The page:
How Much Hollywood Glitz Should Colleges Use in Their Online Courses? - Jeffrey R. Young, EdSurge

The move is part of a trend—led by for-profit providers but done by some traditional colleges as well—to glitz up course materials, in some cases bringing in celebrity guests. This new approach juxtaposes video models created by most professors today, adding a production crew, producers, lights and angles to video instruction.  Some nonprofit colleges that produce MOOCs, or Massive Open Online Courses, have experimented with different production methods. Researchers at MIT, for instance, did an analysis of various online courses in 2013, and one finding suggested “videos that intersperse an instructor’s talking head with PowerPoint slides are more engaging than showing only slides.” In other words, it might help to show someone’s face during online videos, whether they’re a celebrity or not. Some of the most popular teaching videos online are the most low-fi. A few videos on Khan Academy, for instance, have attracted millions of views, even though they are essentially voiceovers of Sal Khan explaining concepts while he draws on a screen or annotates images. https://www.edsurge.com/news/2017-11-08-how-much-hollywood-glitz-should-colleges-use-in-their-online-courses

(Mostly) Free Online Courses to Increase Your Digital Skills - Brittany Loeffler, Uloop

You don’t need a classroom anymore to learn essential skills to jumpstart your career. Millennials are taking online courses to learn important skills in our now-digital world. They are studying skills that are not taught in classrooms, right from the comfort of their own home, for free. Millennials are known for rejecting the standard 9-5 job in an office and taking on more freelance work. Taking online courses to learn and increase digital skills gives recent college graduates the ability to work from home with multiple clients and make a living on their own terms. Interested in learning more about how you can make money right from your computer? Take a look at the list of online courses and platforms linked below to get started. https://www.uloop.com/news/view.php/252563/Mostly-Free-Online-Courses-to-Increase-Your-Digital-Skills

Saturday, November 18, 2017

30% Harder to Design for the Online Learning Environment - Nanette Miner, ATD

In fact, it is 30 percent harder to design training for the online environment because there is one more entity that needs to be designed for—the technology. By using classroom training design as the benchmark, we know that learning is typically designed for two entities: the facilitator and the participant. The facilitator’s role is to lead the class and make logical connections between the segments of content. The participant’s role is to practice with the content and interact with one other learners during any activities that are designed to bring the content to life. In the online environment, though, the facilitator’s and participant’s roles are a bit different. What’s more, there is the third role of the technology itself, and perhaps someone who is managing the technology in a supporting capacity. https://www.td.org/Publications/Blogs/Learning-Technologies-Blog/2017/11/30-Percent-Harder-to-Design-for-the-Online-Learning-Environment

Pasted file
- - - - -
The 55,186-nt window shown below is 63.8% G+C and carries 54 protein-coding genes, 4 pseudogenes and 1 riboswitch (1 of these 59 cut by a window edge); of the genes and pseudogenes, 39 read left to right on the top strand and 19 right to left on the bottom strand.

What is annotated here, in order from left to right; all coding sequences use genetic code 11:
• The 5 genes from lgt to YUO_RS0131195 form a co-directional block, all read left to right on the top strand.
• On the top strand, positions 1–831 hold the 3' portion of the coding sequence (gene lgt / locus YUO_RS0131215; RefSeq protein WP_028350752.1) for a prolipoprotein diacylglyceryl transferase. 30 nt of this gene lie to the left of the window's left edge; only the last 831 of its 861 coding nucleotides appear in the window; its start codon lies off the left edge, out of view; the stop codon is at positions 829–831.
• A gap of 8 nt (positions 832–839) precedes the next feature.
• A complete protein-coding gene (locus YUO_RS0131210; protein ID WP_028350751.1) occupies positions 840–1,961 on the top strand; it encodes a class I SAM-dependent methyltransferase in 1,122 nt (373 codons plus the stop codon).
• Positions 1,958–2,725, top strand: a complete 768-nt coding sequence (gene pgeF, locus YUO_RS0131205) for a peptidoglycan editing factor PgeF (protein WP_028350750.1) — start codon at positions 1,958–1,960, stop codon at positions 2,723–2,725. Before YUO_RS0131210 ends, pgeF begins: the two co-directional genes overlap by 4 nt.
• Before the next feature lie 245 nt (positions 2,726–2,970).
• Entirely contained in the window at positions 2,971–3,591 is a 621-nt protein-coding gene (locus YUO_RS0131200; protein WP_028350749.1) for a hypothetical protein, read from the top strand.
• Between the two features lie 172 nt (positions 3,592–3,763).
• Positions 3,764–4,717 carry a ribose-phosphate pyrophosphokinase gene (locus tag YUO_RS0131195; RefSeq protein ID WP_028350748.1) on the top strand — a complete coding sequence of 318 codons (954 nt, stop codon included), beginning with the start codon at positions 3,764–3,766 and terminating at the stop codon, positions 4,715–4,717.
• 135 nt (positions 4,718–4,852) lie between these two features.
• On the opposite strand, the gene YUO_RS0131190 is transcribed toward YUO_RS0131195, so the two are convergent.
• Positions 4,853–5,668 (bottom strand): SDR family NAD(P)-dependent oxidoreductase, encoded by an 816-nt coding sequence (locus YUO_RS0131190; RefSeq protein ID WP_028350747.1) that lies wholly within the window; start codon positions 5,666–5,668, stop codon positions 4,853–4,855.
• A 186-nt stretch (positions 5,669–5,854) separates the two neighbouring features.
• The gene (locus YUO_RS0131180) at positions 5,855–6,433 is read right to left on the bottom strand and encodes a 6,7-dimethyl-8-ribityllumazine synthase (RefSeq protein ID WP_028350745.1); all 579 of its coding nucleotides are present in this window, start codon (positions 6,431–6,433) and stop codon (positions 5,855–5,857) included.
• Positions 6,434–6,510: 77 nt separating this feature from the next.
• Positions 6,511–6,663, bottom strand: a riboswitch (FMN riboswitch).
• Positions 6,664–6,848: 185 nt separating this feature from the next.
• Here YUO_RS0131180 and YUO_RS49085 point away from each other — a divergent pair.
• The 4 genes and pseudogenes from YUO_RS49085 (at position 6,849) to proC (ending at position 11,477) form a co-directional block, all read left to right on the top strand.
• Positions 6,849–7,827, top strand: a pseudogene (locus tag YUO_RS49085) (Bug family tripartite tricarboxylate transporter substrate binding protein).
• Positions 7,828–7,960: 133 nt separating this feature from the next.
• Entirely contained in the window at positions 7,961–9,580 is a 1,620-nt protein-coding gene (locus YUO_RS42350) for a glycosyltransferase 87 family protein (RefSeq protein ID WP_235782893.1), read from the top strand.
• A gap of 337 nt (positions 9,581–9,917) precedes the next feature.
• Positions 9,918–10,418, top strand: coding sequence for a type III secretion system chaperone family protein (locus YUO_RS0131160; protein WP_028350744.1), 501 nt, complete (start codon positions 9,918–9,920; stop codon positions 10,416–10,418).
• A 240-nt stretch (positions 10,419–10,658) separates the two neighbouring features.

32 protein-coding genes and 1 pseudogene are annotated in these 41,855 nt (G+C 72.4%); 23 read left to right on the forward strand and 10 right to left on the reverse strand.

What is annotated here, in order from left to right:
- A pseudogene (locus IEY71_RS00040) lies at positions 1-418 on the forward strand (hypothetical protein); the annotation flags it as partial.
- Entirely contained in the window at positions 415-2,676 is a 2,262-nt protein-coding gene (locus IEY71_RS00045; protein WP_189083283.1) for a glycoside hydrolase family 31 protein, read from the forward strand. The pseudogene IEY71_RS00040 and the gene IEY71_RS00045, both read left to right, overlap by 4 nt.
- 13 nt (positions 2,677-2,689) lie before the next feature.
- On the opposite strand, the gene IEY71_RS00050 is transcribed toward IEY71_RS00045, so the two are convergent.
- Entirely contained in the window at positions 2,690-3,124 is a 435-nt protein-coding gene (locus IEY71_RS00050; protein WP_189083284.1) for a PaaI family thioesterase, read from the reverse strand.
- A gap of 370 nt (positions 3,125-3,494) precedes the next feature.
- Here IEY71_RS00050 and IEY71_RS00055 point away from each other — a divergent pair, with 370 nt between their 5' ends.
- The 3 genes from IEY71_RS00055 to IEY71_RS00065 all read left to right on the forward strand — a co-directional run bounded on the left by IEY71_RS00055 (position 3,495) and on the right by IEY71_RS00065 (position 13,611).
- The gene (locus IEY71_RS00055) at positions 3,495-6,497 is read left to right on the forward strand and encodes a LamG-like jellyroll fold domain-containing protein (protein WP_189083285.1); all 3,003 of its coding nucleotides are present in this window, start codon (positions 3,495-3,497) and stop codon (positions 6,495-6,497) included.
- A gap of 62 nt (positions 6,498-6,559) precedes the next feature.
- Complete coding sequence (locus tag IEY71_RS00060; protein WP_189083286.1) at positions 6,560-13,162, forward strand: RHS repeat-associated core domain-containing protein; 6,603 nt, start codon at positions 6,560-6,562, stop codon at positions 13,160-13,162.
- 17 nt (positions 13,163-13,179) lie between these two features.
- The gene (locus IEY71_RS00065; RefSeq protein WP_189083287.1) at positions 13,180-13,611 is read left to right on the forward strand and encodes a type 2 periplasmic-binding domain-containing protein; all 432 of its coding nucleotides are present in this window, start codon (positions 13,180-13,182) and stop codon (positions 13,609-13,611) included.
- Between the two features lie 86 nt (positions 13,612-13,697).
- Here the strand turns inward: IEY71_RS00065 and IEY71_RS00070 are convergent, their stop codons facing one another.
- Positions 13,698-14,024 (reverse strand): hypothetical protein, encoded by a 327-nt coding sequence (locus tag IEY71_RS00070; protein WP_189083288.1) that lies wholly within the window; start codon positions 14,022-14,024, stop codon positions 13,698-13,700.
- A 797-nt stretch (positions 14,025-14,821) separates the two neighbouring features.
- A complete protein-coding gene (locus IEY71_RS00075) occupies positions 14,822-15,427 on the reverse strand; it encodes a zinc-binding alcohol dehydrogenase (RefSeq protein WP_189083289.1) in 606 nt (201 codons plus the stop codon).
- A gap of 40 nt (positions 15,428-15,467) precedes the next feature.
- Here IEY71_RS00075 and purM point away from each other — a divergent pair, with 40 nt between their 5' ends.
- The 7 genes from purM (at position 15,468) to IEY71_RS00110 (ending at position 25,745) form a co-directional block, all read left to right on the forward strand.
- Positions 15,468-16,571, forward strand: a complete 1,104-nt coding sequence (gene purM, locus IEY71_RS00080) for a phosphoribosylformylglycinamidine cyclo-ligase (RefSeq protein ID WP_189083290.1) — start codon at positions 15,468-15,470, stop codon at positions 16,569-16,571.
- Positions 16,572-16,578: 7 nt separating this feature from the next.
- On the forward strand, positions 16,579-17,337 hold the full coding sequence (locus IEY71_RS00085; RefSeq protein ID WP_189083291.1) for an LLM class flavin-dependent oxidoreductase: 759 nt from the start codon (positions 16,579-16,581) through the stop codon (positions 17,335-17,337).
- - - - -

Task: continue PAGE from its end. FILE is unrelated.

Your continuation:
Why edtech companies should care about Amazon's emergence in education - Matthew Lynch, tech edvocate

Amazon is a recent newcomer to education, and edtech companies should take note and care about this new direction for the global retailer.  In an arena where Microsoft, Apple and Google have been the main players, Amazon is quickly moving ahead in education. As the world’s largest retailer, Amazon’s mission has been clear: reach out globally, put the customer first, and offer the greatest product selection with the best service. That’s what they are doing in education, too. Now edtech companies can take advantage of Amazon’s strategy by partnering with Amazon Web Services. http://www.thetechedvocate.org/edtech-companies-care-amazons-emergence-education/

Streamlining Access to Complex Data - David Raths, Campus Technology

Business intelligence (BI) projects are only worthwhile if users derive tangible value from them. And campus decision-makers don't have the time to wade through complex reports, no matter how relevant the data. With that in mind, the BI team at George Washington University (DC) tapped into data visualization tools to create a dashboard tailored to the needs of busy college deans. The Dean's Dashboard is a collection of several high-level metrics from different business areas across the university. It is one result of a five-year process of creating an enterprise data warehouse and a culture of data stewardship across the university, as well as the deployment of an agile project management process that fosters incremental improvement. https://campustechnology.com/articles/2017/11/09/streamlining-access-to-complex-data.aspx

Friday, November 17, 2017

OER will storm campuses in next 5 years - LAURA ASCIONE, eCampus News

Eighty-two percent of institutions say open educational resources (OER) will be an important source of course content in 5 years, according to a survey of CIOs detailed in an annual report that takes a look at campus IT. [Read last year’s Campus Computing results here “CIOS: 5 campus IT priorities for 2016 and beyond.“] The results of the report were released during the recent EDUCAUSE 2017 conference held in Philadelphia, Pa. This year saw small gains in formal institutions support for using OER in course materials, but faculty concerns remain about the quality of OER and updates surrounding the materials, according to the annual Campus Computing Project. https://www.ecampusnews.com/it-newsletter/report-oer-video-take-lead-campus/

Optimize your online course development process with these 5 tips - Nikos Andriotis, Talent LMS

The job of an online course creator is not an easy one. It involves balancing learning concepts backed by decades of research with the latest technology. The job also comes with adhering to a rigid process of instructional design. No matter how stringent the course development process may be, there are still ways for course development process optimization – which can make life a tad easier for course creators. https://www.talentlms.com/blog/tips-online-course-development-process-optimization/

How the technology behind Bitcoin could change marketing forever -  Jeremy Epstein, ClickZ